I first heard about Conway’s Law from reading the “DevOps Handbook” (an excellent read, by the way, if you want to dive head-first into DevOps). I was intrigued by how this idea came from slightly left field, yet seemed to have big implications for businesses on their journey to increased efficiency.
In this blog, I will share my understanding of what Conway’s Law is and how it is relevant for your business, whether you are in the middle of a DevOps transformation or just taking your first steps.
What is Conway’s Law?
In 1967, Dr Melvin Conway submitted a paper to Harvard Business Review. It stated the following observation: “Organizations which design systems … are constrained to produce designs which are copies of the communication structures of these organizations.”
This statement was later dubbed “Conway’s Law“.
What Conway’s Law Means for the DevOps Journey
Conway’s Law explicitly mentions the system design and communication structure. However, this idea can also be extended to include team structure, which is usually aligned either to systems structure or communication channels.
When it comes to delivering streamlined and efficient change, Conway’s Law suggests that we should align all these areas to the overall business model. This is a concept that also sits at the heart of DevOps, and is a cornerstone for improving efficiency and overcoming delivery bottlenecks.
The Importance of Alignment
Alignment between these four areas is critical for becoming truly agile and thriving in today’s online and digital world. Without it we will hampered by heavyweight handoffs, conflicting team goals, and resistance to change.
The larger the organization and the more siloed the teams, the more pronounced the constraint described by Conway’s Law is. However, organizations with more nimble, collaborative teams are free to design their systems in the most efficient way, not restricted by inefficient wasteful processes.
Dealing with Misaligned Team Structures
In IT, with its constant flow of new projects and requirements, we are always improving our systems in response to changing strategies and directions from the business. So why shouldn’t we have the same mindset when thinking about our team structures?
If our team structures aren’t evolving to meet the current needs, then we are inadvertently constraining ourselves to only deliver solutions that fit in with our existing team structures. This makes innovation difficult. Similarly, we need to mold our communication and collaboration structures into the right shape for our systems, based on business goals. This will, in turn, define how we organize our teams.
With knowledge and understanding of Conway’s Law, we can actively design systems, team structures and communication channels to avoid the pitfalls of misalignment.
Overcoming DevOps ROI Barriers
DevOps is an incredibly powerful approach to IT. But for DevOps to provide value to your organization, you need to address team silos and collaboration gaps. If you cannot align collaboration channels with your business needs, then no amount of automation or DevOps change will help your business to achieve agility.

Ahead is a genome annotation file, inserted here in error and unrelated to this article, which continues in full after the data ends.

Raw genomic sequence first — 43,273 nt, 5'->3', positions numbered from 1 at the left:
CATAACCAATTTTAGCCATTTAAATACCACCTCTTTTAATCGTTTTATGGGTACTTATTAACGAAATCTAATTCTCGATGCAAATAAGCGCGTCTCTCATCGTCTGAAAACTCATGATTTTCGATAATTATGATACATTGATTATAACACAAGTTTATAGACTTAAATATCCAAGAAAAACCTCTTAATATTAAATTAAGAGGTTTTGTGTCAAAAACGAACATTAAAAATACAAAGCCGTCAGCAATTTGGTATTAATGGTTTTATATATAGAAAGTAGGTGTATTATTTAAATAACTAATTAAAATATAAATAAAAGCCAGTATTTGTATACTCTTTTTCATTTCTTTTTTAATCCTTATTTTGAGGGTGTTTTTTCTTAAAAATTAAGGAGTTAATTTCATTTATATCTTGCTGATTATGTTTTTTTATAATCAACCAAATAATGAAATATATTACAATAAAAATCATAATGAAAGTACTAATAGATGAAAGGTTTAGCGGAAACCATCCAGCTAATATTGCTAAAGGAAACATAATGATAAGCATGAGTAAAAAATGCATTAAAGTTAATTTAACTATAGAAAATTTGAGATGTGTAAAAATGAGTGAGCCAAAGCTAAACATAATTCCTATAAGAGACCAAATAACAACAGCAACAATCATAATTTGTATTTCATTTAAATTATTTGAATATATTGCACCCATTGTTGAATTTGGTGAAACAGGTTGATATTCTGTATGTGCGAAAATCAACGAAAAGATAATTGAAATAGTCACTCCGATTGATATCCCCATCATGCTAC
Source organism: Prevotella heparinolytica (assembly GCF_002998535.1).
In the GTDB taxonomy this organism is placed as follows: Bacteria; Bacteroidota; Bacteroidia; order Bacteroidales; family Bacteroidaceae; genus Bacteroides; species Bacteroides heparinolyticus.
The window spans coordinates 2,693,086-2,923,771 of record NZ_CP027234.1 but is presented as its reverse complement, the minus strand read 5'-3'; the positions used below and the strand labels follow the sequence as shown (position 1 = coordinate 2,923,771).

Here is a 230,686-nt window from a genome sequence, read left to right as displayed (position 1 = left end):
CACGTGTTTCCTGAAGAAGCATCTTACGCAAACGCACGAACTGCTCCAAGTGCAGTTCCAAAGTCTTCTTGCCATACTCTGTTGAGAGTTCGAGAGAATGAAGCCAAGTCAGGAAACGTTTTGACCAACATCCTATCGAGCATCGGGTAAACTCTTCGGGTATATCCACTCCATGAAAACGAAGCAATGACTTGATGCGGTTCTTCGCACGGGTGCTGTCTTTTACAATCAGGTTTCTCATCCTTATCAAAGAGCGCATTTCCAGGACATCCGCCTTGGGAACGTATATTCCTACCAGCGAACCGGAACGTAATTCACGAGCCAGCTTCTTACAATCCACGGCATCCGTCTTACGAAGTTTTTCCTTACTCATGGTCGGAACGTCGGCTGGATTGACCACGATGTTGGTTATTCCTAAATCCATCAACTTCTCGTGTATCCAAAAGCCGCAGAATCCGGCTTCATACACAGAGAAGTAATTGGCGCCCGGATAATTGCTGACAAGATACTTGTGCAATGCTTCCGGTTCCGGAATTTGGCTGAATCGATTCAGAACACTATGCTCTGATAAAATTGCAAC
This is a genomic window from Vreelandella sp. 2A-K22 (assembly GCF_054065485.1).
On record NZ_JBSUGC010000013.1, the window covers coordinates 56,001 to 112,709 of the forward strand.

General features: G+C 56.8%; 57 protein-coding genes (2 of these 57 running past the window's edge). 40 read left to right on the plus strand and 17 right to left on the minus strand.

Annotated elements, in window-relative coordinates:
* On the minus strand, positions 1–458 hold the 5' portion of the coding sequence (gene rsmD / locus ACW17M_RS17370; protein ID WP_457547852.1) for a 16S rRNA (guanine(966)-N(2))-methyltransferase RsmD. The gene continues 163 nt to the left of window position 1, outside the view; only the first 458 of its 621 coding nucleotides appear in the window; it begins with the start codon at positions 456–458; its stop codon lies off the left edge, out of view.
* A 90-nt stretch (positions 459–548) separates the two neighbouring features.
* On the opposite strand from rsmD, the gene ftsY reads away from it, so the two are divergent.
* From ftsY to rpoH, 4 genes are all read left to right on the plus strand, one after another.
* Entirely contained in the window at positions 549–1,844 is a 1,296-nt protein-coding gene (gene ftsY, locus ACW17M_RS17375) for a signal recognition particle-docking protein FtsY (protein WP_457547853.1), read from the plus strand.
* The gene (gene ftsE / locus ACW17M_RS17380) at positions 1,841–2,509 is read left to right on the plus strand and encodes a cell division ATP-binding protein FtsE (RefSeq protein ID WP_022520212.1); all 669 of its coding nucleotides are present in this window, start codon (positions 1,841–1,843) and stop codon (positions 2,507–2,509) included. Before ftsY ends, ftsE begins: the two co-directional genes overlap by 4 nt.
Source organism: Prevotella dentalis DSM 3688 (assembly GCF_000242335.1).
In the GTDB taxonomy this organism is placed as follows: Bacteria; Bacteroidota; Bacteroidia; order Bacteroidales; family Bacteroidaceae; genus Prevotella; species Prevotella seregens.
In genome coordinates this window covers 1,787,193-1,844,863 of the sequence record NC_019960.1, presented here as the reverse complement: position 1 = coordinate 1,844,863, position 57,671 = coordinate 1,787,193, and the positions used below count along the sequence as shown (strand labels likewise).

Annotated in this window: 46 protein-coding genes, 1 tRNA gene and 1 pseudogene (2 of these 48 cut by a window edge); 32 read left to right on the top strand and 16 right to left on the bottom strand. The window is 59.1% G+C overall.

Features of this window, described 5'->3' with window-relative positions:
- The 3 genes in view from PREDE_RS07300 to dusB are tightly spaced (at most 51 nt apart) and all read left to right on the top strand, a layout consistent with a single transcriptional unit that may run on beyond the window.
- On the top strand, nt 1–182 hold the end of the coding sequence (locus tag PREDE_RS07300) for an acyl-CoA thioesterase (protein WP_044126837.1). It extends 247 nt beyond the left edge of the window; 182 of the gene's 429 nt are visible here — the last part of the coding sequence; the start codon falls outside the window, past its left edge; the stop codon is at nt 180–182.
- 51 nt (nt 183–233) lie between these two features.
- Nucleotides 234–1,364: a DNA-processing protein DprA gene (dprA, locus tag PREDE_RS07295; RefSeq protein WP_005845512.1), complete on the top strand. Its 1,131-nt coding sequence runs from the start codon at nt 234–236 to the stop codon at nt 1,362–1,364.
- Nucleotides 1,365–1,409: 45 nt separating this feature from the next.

For some businesses, team structures may need to change dramatically. For others, it may just be a case of increasing collaboration between specific teams, or creating ways to improve the efficiency of handoffs and reduce wastage in processes.
Aligning Teams to Business Goals
Overall business success isn’t siloed, and team/department success shouldn’t be either. Sharing KPIs and dashboards is one important way of ensuring that teams stay aligned to business goals by improving staff mindset and reducing distraction.
So what do fully aligned teams look like? In businesses delivering IT change, teams will be aligned to products or market sectors. This means each team will be as autonomous as possible, without cumbersome handoffs.
Often aligned teams will incorporate all speciality skills (such as information security, infrastructure and DBA) within their own team. However, it is becoming more common to solve the alignment problem by improving the efficiency of interactions between teams through self-service. For example, self-service environment provisioning enables delivery teams to function independently throughout the delivery life cycle without any environment requests or delays.
The Art of Collaboration
We are currently seeing a big shift in culture across many organizations, powered by the fast uptake of new collaboration systems. Tools such as MS Teams, Slack and HipChat remove barriers between teams and improve communication, making it easier to align collaboration channels with your business goals.
However, just using a shared collaboration tool does not guarantee streamlined business delivery. While it may be quick and easy to create a new channel or chat group, creating a culture where collaboration evolves alongside business needs is much more difficult.
The key to a collaborative culture is trust. Everyone needs to know that the entire team is working toward the same end goal, with shared responsibility for the results.
When staff are in heavily siloed teams, they can be easily diverted away from the business goals. Staff might also resist change as they haven’t got the business view. But when teams, systems, and collaboration channels are fully aligned to the business goals, all employees will understand their impact on the business—and measure their success against the business success.
I hope this insight into DevOps from the perspective of Conway’s Law was useful, and you have some ideas to foster greater collaboration and efficiency in your business.